Travelling from one side of the planet to the other, there would be a range of intermediate temperatures, says Vogt. “The most comfortable place on this planet … is along what we call the terminator, the line between light and dark,” he says. “You basically see the star sitting on the horizon – you see an eternal sunrise or sunset.”

First of many

The discovery suggests habitable planets must be common, with 10 to 20 per cent of red dwarfs and sun-like stars boasting them, the team says. That’s because Gliese 581 is one of just nine stars out to its distance that have been searched with high enough precision to reveal a planet in the habitable zone.

“If you take the number of stars in our galaxy – a few hundred billion – and multiply them by 10 or 20 per cent, you end up with 20 or 40 billion potentially habitable planets out there,” says Vogt. “It’s a very large number.”

Although the new planet is in the habitable zone, we are unlikely to find out whether it is actually inhabited anytime soon. One way to find out would be to measure the planet’s light spectrum, which could reveal molecular oxygen or other possible signs of life in its atmosphere. But the overwhelming glare from its parent star makes it impossible to do that with current instruments.

Vital signs

However, Butler says this is probably just the first of many rocky planets likely to be found in the habitable zone in the coming years, and some of these are likely to be much more amenable to follow-up observations.

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Amazon launches its ‘Kindle for the web’

Posted September 29, 2010 By David Kolle

Amazon has unveiled a program that allows Kindle electronic books to be sampled in a web browser.

“Kindle for the Web” is featured on the online retail giant’s website,, and book samples can be embedded on other websites or shared through Facebook and Twitter.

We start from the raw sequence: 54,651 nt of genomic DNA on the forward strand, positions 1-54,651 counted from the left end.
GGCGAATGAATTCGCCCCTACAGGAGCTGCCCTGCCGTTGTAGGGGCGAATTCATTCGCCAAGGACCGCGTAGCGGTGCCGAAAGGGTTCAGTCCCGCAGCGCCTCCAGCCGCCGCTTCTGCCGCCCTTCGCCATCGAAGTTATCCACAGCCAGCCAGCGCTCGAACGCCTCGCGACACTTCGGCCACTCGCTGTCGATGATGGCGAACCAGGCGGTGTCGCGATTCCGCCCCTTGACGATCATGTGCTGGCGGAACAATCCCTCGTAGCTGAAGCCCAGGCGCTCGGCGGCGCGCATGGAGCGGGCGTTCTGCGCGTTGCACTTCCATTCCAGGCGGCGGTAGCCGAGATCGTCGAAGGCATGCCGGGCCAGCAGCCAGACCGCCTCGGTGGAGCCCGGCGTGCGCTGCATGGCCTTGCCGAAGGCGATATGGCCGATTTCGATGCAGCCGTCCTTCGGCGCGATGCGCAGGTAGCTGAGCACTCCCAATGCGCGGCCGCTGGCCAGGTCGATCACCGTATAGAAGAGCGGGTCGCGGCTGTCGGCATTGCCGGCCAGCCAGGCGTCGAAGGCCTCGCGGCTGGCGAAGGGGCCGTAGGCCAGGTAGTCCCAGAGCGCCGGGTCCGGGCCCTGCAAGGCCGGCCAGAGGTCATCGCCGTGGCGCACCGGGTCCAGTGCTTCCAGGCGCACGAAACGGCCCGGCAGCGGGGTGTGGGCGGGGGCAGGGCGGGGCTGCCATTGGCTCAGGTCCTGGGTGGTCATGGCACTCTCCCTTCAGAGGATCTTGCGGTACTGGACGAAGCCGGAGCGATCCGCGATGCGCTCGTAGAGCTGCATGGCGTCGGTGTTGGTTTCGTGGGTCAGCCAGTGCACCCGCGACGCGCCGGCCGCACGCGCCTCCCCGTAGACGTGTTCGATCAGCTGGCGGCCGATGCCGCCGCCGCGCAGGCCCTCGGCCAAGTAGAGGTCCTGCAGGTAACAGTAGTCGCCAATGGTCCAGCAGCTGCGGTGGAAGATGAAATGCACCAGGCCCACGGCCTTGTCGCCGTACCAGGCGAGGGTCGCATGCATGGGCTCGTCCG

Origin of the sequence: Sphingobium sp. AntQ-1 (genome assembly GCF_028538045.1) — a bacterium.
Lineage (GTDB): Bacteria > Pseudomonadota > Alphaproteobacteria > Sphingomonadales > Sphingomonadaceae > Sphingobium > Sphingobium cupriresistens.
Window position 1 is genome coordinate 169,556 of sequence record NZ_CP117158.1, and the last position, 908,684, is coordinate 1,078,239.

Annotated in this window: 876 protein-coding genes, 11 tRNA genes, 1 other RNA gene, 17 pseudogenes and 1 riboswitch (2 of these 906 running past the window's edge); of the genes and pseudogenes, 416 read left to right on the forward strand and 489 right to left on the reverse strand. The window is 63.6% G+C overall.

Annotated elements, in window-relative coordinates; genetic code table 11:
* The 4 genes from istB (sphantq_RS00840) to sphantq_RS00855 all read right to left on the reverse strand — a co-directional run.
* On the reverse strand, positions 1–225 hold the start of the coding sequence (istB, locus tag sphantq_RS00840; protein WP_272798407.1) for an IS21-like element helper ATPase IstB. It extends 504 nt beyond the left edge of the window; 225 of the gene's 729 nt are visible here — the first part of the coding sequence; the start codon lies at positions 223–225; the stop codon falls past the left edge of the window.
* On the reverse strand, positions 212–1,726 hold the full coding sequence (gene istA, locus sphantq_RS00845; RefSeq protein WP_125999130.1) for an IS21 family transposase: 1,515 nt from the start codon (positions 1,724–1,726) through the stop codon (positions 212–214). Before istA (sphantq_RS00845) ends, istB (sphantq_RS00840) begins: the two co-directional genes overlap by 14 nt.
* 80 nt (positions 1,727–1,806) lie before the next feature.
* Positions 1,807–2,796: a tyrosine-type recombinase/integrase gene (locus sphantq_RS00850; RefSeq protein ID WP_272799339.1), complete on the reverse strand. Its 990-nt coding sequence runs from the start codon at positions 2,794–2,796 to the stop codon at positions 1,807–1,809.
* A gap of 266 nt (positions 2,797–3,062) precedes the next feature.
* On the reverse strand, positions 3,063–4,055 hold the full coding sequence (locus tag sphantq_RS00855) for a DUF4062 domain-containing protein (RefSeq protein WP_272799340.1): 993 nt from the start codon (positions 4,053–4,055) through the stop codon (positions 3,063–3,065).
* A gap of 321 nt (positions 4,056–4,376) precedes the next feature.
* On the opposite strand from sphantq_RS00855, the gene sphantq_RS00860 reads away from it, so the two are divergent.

Users can click on a “Read First Chapter Free” button on selected Amazon books and a browser window opens featuring the sample chapter. The book can also be purchased directly from the browser.

“With Kindle for the Web, it’s easier than ever for customers to sample Kindle books – there’s no downloading or installation required,” Amazon Kindle director Dorothy Nicholls said in a statement.

“Kindle for the Web is also a great way for bloggers and authors to promote books on their websites by letting visitors read a chapter without leaving their site.”

Bloggers or website owners who sign on to “Kindle for the Web” can earn referral fees from Amazon when customers buy books using the links on their websites, Amazon said.

Amazon has already made Kindle books accessible on a host of devices beyond the company’s own Kindle e-reader.

Earlier this week, Amazon announced a Kindle application for an upcoming tablet computer from Blackberry maker Research in Motion.

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Company creates a customisable $23,000 PC Xbox 360 hybrid

Posted September 29, 2010 By David Kolle

HARD core gamers rejoice. An American computing company has created a customisable PC-Xbox hybrid that can set you back nearly $23,000.

American computing company Origin PC has announced the release of a liquid cooled, high-end, customisable gaming system for computer geeks and gamers with money to burn.